Every year the Environmental Working Group (EWG) releases a Shopper’s Guide to Pesticides in Produce™, which ranks pesticide levels of 47 popular fruits and vegetables. The guide is based upon results of more than 40,900 samples of produce tested by the United States. Produce with the highest levels of pesticide contamination end up on the Dirty Dozen list while those with the lowest join the Clean Fifteen list.
For the 2019 Dirty Dozen™ list, strawberries came in on top, followed by spinach, kale, nectarines, apples, grapes, peaches, cherries, pears, tomatoes, celery, potatoes. Hot peppers were also highlighted because they were found to be contaminated with insecticide toxic to the human nervous system. EWG reports that each of these foods tested positive for a number of different pesticide residues and contained higher concentrations of pesticides than other produce.
In comparison to 2018 findings, the 2019 Dirty Dozen list remained unchanged with one exception – kale is now considered to be the third most contaminated produce item. Rising from the eighth spot, this change is primarily due to more regular testing of the product as consumer demand and popularity for the leafy green increases.
- The tests found a total of 225 different pesticides and pesticide breakdown products on popular fruit and vegetables;
- More than 90% of samples of strawberries, apples, cherries, spinach, nectarines, and kale tested positive for residues of two or more pesticides;
- Spinach samples had, on average, 10 to 80% more pesticide residue by weight than any other crop;
- Kale has higher pesticide residues than nearly all other produce found in supermarket shelves – 92% of conventionally grown kale tested positive for residue from two or more pesticides, and some samples contained as many as 18 different pesticides;
- Avocados and sweet corn were the cleanest. Less than 1% of samples showed any detectable pesticides.
In a March press release issued by EWG, the American Academy of Pediatricians Council on Environmental Health emphasized that children’s exposure to pesticides should be limited as much as possible because it can, particularly during pregnancy and early childhood, increase the risk of leukemia, brain tumors, neurodevelopmental defects, and other adverse birth outcomes. Dr. Philip Landrigan, Director of the Global Public Health Program and the Global Observatory on Pollution and Health at the Schiller Institute for Integrated Science and Society at Boston College, says that, “even low levels of pesticide exposure can be harmful to children.” He says that “when possible, parents and caregivers should take steps to lower children’s exposure to pesticides while still feeding them diets rich in healthy fruits and vegetables.”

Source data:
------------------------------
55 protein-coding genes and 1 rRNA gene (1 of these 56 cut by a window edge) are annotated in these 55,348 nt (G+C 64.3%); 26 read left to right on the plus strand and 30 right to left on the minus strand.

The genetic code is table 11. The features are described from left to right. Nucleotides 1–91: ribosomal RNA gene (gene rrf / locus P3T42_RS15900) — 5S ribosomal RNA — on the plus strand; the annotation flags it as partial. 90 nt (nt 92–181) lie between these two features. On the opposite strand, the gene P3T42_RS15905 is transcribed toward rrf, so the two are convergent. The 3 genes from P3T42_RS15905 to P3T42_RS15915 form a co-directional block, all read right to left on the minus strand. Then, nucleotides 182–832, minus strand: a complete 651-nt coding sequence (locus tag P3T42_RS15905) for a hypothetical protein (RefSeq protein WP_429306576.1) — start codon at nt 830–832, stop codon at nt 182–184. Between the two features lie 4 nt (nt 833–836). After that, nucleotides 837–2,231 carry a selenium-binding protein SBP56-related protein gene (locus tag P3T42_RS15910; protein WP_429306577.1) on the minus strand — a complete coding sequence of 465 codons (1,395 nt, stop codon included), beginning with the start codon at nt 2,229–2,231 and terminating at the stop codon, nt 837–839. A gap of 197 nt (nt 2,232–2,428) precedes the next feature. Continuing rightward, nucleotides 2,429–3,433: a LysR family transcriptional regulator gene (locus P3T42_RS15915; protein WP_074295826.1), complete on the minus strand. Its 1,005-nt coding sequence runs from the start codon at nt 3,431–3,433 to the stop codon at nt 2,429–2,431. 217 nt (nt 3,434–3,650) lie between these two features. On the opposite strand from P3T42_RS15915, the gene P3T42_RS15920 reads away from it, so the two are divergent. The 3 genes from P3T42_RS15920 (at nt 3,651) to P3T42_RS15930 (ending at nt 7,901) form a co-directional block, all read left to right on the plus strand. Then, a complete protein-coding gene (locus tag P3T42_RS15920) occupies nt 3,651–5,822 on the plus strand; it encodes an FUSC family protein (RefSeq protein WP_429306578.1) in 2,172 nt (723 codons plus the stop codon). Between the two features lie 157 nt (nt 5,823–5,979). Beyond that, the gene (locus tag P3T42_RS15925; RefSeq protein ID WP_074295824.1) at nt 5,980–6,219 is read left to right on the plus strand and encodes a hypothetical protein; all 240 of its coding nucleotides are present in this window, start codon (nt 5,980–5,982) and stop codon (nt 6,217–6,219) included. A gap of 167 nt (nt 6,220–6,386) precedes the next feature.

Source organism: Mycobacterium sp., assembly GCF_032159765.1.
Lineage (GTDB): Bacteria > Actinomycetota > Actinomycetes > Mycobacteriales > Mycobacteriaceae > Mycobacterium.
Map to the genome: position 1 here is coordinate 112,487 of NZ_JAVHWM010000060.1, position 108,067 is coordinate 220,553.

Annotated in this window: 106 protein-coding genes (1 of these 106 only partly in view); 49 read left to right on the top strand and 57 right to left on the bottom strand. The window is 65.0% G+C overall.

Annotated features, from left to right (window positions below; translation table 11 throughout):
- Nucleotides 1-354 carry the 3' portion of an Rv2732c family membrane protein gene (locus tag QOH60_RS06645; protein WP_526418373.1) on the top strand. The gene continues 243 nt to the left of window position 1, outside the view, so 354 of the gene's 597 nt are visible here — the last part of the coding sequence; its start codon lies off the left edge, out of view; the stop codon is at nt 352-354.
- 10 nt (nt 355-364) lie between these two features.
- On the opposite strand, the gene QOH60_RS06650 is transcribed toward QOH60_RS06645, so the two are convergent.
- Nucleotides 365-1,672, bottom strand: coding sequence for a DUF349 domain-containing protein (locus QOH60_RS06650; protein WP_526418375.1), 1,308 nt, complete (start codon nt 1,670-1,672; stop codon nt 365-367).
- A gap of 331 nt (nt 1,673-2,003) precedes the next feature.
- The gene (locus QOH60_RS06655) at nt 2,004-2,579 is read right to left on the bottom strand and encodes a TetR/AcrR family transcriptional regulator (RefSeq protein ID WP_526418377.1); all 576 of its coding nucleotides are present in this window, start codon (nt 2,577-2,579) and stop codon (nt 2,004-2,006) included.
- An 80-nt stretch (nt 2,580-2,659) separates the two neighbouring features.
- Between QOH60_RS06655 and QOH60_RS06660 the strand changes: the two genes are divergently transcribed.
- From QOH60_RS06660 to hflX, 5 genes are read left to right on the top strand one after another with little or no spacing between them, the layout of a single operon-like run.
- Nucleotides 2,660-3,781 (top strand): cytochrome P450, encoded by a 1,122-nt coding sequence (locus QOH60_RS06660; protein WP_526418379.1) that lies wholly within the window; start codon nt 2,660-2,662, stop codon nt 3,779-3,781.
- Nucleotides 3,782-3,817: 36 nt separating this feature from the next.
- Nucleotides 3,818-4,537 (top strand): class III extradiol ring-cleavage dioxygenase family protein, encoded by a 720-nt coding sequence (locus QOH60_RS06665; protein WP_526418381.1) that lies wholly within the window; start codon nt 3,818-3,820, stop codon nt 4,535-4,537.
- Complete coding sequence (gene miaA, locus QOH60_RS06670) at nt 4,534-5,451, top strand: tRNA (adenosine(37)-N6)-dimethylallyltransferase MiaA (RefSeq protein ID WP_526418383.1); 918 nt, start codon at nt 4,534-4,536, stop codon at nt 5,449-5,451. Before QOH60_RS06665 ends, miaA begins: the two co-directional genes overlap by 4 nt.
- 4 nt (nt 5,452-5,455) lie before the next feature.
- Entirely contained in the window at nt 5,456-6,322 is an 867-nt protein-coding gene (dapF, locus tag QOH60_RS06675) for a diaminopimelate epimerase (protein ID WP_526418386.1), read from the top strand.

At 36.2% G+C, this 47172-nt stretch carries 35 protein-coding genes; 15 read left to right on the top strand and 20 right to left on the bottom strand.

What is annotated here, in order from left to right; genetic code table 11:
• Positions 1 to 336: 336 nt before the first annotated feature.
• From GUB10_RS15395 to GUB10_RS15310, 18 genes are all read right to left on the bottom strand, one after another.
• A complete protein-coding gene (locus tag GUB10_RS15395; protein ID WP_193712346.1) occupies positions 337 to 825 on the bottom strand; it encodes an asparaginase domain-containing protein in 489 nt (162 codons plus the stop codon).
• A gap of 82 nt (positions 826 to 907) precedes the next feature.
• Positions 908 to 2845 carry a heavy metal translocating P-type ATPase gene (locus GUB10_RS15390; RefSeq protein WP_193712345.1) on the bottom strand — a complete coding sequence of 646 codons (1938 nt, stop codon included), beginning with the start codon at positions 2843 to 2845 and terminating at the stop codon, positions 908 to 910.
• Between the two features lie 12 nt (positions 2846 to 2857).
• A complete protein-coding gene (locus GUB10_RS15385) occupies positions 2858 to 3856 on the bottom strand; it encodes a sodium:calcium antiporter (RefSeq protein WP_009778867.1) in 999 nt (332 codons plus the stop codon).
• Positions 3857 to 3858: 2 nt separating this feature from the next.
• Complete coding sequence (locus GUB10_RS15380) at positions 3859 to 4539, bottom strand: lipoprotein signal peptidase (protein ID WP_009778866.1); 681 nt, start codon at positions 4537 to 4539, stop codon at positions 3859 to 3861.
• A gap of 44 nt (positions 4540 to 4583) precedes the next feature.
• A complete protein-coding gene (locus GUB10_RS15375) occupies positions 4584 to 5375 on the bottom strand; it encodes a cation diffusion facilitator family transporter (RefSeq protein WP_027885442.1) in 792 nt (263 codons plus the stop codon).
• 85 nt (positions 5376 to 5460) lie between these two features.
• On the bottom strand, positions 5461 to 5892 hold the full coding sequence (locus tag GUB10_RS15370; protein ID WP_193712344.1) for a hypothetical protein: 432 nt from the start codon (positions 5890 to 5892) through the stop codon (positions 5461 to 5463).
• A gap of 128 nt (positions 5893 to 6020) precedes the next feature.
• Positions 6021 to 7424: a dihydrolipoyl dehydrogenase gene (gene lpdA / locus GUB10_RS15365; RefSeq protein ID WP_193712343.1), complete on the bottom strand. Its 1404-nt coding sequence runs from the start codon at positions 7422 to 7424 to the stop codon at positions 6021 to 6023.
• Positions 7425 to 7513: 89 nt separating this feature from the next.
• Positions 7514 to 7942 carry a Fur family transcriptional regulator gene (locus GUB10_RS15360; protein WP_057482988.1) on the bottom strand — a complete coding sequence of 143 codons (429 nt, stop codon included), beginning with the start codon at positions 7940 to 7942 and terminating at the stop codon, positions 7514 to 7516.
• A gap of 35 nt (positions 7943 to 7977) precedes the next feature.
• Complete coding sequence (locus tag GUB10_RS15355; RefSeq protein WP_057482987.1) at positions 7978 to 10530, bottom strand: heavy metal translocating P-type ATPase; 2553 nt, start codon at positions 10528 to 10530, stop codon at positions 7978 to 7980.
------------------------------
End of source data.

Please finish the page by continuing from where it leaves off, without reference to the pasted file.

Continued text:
Want Fewer Pesticides? Eat Organic
EWG Research Analyst Carla Burns goes on to note that, “the main route of pesticide exposure for most Americans who do not live or work on or near farms is through their diet,” indicating that “studies have shown that eating fruits and vegetables free of pesticides benefit health, and this is especially important for pregnant women and children.”
Organic food is grown in harmony with nature, free of harmful chemicals. By rotating crops and selecting crop varieties with a natural resistance to particular pests and diseases, organic farmers are able to reduce or avoid disease problems and the need to control them with chemical inputs. IFOAM – Organics International recommends that consumers purchase organic produce whenever possible.
The Clean Fifteen
In 2019 samples, multiple pesticide residues were extremely rare on Clean Fifteen vegetables. And, happily, more than 70% of fruit and vegetable samples on the Clean Fifteen list had no pesticide residues! Only 6% of Clean Fifteen fruit and vegetable samples had two or more pesticides.
EWG’s 2019 Clean Fifteen list of produce least likely to contain pesticide residues included avocados, sweet corn, pineapples, frozen sweet peas, onions, papayas, eggplants (aubergines), asparagus, kiwis, cabbages, cauliflower, cantaloupes, broccoli, mushrooms, and honeydew melons. Relatively few pesticides were detected on these foods, and tests found low total concentrations of pesticide residues.
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